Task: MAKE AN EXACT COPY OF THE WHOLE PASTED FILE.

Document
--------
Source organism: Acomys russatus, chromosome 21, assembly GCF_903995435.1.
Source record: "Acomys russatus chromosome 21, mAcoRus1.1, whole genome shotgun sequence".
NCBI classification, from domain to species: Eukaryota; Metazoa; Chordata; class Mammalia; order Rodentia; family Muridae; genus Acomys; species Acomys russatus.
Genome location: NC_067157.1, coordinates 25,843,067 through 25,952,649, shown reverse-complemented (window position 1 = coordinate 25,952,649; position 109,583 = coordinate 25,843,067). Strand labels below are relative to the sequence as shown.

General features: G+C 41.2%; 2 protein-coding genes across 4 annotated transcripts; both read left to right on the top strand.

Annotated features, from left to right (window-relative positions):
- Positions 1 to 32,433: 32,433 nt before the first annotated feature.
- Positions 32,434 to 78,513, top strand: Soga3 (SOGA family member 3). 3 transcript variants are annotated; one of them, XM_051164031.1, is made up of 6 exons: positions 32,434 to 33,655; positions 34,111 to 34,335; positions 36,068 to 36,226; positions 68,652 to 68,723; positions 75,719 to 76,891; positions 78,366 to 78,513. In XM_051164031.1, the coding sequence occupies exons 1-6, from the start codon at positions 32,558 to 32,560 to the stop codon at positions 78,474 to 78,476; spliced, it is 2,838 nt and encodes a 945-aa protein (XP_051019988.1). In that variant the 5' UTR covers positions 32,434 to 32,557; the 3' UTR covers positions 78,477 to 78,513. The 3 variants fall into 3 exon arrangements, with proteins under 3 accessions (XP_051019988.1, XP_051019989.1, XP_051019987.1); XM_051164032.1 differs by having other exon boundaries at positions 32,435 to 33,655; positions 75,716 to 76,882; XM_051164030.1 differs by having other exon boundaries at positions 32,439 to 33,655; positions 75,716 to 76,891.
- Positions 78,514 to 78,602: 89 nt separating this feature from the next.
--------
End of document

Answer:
Source organism: Acomys russatus, chromosome 21, assembly GCF_903995435.1.
Source record: "Acomys russatus chromosome 21, mAcoRus1.1, whole genome shotgun sequence".
NCBI classification, from domain to species: Eukaryota; Metazoa; Chordata; class Mammalia; order Rodentia; family Muridae; genus Acomys; species Acomys russatus.
Genome location: NC_067157.1, coordinates 25,843,067 through 25,952,649, shown reverse-complemented (window position 1 = coordinate 25,952,649; position 109,583 = coordinate 25,843,067). Strand labels below are relative to the sequence as shown.

General features: G+C 41.2%; 2 protein-coding genes across 4 annotated transcripts; both read left to right on the top strand.

Annotated features, from left to right (window-relative positions):
- Positions 1 to 32,433: 32,433 nt before the first annotated feature.
- Positions 32,434 to 78,513, top strand: Soga3 (SOGA family member 3). 3 transcript variants are annotated; one of them, XM_051164031.1, is made up of 6 exons: positions 32,434 to 33,655; positions 34,111 to 34,335; positions 36,068 to 36,226; positions 68,652 to 68,723; positions 75,719 to 76,891; positions 78,366 to 78,513. In XM_051164031.1, the coding sequence occupies exons 1-6, from the start codon at positions 32,558 to 32,560 to the stop codon at positions 78,474 to 78,476; spliced, it is 2,838 nt and encodes a 945-aa protein (XP_051019988.1). In that variant the 5' UTR covers positions 32,434 to 32,557; the 3' UTR covers positions 78,477 to 78,513. The 3 variants fall into 3 exon arrangements, with proteins under 3 accessions (XP_051019988.1, XP_051019989.1, XP_051019987.1); XM_051164032.1 differs by having other exon boundaries at positions 32,435 to 33,655; positions 75,716 to 76,882; XM_051164030.1 differs by having other exon boundaries at positions 32,439 to 33,655; positions 75,716 to 76,891.
- Positions 78,514 to 78,602: 89 nt separating this feature from the next.